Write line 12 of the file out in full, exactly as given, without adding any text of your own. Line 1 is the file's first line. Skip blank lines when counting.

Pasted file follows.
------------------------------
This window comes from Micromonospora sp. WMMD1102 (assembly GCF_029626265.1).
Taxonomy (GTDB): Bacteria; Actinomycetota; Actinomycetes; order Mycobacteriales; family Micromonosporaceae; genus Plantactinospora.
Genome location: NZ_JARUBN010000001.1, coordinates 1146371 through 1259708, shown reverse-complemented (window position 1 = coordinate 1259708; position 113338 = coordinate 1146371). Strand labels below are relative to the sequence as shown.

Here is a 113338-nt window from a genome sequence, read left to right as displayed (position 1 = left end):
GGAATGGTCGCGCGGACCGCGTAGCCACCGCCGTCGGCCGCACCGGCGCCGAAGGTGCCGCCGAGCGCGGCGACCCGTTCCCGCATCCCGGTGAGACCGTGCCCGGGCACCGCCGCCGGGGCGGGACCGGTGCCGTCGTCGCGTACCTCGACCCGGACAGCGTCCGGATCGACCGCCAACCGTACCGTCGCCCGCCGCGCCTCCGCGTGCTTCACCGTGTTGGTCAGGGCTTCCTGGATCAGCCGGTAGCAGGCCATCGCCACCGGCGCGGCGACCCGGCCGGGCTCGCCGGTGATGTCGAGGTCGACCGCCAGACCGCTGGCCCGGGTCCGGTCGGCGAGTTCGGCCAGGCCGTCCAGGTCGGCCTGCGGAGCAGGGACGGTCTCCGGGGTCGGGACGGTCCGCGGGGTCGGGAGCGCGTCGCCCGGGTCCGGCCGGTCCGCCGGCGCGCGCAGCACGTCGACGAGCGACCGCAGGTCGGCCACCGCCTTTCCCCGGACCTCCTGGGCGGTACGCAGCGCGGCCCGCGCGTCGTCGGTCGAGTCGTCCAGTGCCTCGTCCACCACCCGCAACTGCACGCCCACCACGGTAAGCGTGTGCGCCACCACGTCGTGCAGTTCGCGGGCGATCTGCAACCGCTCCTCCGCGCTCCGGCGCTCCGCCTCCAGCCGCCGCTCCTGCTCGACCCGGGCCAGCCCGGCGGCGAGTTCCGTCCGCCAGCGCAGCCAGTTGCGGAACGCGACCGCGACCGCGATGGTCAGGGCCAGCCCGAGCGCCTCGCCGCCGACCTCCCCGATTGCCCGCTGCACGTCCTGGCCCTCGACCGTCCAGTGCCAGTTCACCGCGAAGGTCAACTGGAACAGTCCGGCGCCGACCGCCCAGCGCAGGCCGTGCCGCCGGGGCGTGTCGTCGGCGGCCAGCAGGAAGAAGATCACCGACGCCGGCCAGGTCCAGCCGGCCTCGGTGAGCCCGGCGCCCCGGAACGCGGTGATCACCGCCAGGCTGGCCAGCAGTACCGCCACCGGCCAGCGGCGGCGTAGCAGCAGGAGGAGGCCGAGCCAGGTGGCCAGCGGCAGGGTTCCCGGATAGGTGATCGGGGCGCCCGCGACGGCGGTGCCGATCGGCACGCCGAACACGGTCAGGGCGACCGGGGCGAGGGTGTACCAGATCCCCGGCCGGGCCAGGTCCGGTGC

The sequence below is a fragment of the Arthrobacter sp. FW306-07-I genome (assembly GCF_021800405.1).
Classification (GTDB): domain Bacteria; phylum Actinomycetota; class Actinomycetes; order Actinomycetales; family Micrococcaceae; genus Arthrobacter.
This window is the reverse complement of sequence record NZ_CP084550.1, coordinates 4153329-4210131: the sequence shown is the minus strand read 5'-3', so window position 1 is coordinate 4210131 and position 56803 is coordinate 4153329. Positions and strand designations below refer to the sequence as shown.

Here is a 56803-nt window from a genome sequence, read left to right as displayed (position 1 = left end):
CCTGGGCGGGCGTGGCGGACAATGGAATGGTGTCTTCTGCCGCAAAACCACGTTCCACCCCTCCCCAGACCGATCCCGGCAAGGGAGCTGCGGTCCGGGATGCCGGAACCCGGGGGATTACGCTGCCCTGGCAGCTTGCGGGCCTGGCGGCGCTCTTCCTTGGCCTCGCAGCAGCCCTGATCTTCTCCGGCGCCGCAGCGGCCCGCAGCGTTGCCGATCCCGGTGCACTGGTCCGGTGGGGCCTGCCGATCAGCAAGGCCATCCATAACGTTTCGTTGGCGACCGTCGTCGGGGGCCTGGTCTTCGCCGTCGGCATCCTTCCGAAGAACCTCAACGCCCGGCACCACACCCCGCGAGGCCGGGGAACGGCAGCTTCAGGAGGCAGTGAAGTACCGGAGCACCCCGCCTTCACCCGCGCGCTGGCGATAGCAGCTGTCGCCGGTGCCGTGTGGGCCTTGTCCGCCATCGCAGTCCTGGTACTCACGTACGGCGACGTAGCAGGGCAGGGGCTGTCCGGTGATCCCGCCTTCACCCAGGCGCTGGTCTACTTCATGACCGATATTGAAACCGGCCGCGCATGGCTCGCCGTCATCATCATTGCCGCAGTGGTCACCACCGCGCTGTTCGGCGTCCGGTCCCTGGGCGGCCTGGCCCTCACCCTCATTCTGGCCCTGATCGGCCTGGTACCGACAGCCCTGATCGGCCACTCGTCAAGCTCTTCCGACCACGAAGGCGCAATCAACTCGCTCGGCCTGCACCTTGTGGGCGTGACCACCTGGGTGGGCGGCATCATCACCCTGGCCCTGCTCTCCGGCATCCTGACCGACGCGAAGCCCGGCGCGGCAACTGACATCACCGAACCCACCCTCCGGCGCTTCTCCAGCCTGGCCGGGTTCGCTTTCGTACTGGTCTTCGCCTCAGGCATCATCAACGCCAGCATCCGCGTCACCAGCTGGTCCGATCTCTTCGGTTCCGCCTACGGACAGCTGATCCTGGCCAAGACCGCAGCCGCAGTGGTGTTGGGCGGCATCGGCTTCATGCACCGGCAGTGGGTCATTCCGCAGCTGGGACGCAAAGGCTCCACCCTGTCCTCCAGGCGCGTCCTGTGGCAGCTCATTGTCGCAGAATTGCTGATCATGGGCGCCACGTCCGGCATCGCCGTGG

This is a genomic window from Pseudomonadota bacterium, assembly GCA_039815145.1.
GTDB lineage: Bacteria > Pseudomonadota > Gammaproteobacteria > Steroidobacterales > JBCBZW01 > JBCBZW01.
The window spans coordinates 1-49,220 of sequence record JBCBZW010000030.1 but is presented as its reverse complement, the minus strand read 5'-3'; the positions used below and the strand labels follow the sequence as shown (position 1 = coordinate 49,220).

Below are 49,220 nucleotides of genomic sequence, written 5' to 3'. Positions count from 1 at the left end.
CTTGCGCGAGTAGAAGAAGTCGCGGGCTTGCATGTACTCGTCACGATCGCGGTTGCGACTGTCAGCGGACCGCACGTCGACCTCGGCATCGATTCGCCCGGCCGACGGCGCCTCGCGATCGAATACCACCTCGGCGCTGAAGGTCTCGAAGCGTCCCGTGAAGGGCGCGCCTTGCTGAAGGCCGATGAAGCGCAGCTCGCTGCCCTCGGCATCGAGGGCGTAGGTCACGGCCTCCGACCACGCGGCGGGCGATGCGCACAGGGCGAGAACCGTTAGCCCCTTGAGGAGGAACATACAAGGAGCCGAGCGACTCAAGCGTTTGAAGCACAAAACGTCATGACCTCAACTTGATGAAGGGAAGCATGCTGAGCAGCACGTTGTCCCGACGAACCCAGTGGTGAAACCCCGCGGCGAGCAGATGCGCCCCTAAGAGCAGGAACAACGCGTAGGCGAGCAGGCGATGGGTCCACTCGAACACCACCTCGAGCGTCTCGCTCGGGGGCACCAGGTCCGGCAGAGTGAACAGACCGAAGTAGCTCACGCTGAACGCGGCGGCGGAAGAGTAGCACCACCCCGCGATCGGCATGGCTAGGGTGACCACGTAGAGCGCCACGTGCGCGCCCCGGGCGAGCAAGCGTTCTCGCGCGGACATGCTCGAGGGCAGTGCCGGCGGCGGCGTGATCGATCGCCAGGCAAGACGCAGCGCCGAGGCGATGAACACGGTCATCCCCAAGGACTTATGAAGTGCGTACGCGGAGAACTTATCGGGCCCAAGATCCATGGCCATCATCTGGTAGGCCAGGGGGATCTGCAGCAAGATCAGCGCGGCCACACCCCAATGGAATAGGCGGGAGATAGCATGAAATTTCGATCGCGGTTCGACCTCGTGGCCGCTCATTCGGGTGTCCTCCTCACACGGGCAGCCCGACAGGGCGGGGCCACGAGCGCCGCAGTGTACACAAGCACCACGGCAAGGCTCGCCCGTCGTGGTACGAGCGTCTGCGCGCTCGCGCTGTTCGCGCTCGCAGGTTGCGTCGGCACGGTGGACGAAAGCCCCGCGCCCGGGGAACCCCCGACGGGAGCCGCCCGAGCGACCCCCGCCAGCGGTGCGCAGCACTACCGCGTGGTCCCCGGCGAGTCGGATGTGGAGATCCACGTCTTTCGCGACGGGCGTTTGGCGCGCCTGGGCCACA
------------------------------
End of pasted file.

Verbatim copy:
GTDB lineage: Bacteria > Pseudomonadota > Gammaproteobacteria > Steroidobacterales > JBCBZW01 > JBCBZW01.